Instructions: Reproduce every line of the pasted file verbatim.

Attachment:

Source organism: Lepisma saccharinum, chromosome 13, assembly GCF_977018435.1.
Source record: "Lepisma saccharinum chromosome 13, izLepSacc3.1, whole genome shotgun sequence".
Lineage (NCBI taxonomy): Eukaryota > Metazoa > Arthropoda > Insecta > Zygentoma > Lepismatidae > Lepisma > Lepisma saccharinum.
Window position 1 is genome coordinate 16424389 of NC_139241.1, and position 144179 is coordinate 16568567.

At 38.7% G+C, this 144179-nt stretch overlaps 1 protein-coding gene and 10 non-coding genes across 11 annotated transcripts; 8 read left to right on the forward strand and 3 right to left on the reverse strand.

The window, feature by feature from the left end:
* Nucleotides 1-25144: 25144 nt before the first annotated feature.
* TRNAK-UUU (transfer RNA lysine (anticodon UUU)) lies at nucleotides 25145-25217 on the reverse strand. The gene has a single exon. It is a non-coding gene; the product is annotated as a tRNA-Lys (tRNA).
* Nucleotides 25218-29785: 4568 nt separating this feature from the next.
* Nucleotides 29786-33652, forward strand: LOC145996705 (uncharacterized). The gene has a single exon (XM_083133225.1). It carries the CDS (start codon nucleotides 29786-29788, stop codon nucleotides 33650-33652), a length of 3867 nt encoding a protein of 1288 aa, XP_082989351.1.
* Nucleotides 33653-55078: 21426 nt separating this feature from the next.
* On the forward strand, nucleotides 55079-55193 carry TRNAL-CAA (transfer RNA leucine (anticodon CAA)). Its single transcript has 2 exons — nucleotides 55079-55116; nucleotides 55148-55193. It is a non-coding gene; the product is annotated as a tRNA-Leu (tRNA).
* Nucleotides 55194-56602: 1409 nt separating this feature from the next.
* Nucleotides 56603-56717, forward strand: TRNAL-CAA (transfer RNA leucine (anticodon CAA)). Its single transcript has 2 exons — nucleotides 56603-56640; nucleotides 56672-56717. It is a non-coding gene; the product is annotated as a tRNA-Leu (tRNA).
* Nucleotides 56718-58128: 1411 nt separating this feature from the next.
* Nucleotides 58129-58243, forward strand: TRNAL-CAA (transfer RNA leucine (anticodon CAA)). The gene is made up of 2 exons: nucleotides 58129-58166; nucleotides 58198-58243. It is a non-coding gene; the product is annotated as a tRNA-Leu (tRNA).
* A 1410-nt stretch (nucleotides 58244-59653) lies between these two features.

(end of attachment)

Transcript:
Source organism: Lepisma saccharinum, chromosome 13, assembly GCF_977018435.1.
Source record: "Lepisma saccharinum chromosome 13, izLepSacc3.1, whole genome shotgun sequence".
Lineage (NCBI taxonomy): Eukaryota > Metazoa > Arthropoda > Insecta > Zygentoma > Lepismatidae > Lepisma > Lepisma saccharinum.
Window position 1 is genome coordinate 16424389 of NC_139241.1, and position 144179 is coordinate 16568567.

At 38.7% G+C, this 144179-nt stretch overlaps 1 protein-coding gene and 10 non-coding genes across 11 annotated transcripts; 8 read left to right on the forward strand and 3 right to left on the reverse strand.

The window, feature by feature from the left end:
* Nucleotides 1-25144: 25144 nt before the first annotated feature.
* TRNAK-UUU (transfer RNA lysine (anticodon UUU)) lies at nucleotides 25145-25217 on the reverse strand. The gene has a single exon. It is a non-coding gene; the product is annotated as a tRNA-Lys (tRNA).
* Nucleotides 25218-29785: 4568 nt separating this feature from the next.
* Nucleotides 29786-33652, forward strand: LOC145996705 (uncharacterized). The gene has a single exon (XM_083133225.1). It carries the CDS (start codon nucleotides 29786-29788, stop codon nucleotides 33650-33652), a length of 3867 nt encoding a protein of 1288 aa, XP_082989351.1.
* Nucleotides 33653-55078: 21426 nt separating this feature from the next.
* On the forward strand, nucleotides 55079-55193 carry TRNAL-CAA (transfer RNA leucine (anticodon CAA)). Its single transcript has 2 exons — nucleotides 55079-55116; nucleotides 55148-55193. It is a non-coding gene; the product is annotated as a tRNA-Leu (tRNA).
* Nucleotides 55194-56602: 1409 nt separating this feature from the next.
* Nucleotides 56603-56717, forward strand: TRNAL-CAA (transfer RNA leucine (anticodon CAA)). Its single transcript has 2 exons — nucleotides 56603-56640; nucleotides 56672-56717. It is a non-coding gene; the product is annotated as a tRNA-Leu (tRNA).
* Nucleotides 56718-58128: 1411 nt separating this feature from the next.
* Nucleotides 58129-58243, forward strand: TRNAL-CAA (transfer RNA leucine (anticodon CAA)). The gene is made up of 2 exons: nucleotides 58129-58166; nucleotides 58198-58243. It is a non-coding gene; the product is annotated as a tRNA-Leu (tRNA).
* A 1410-nt stretch (nucleotides 58244-59653) lies between these two features.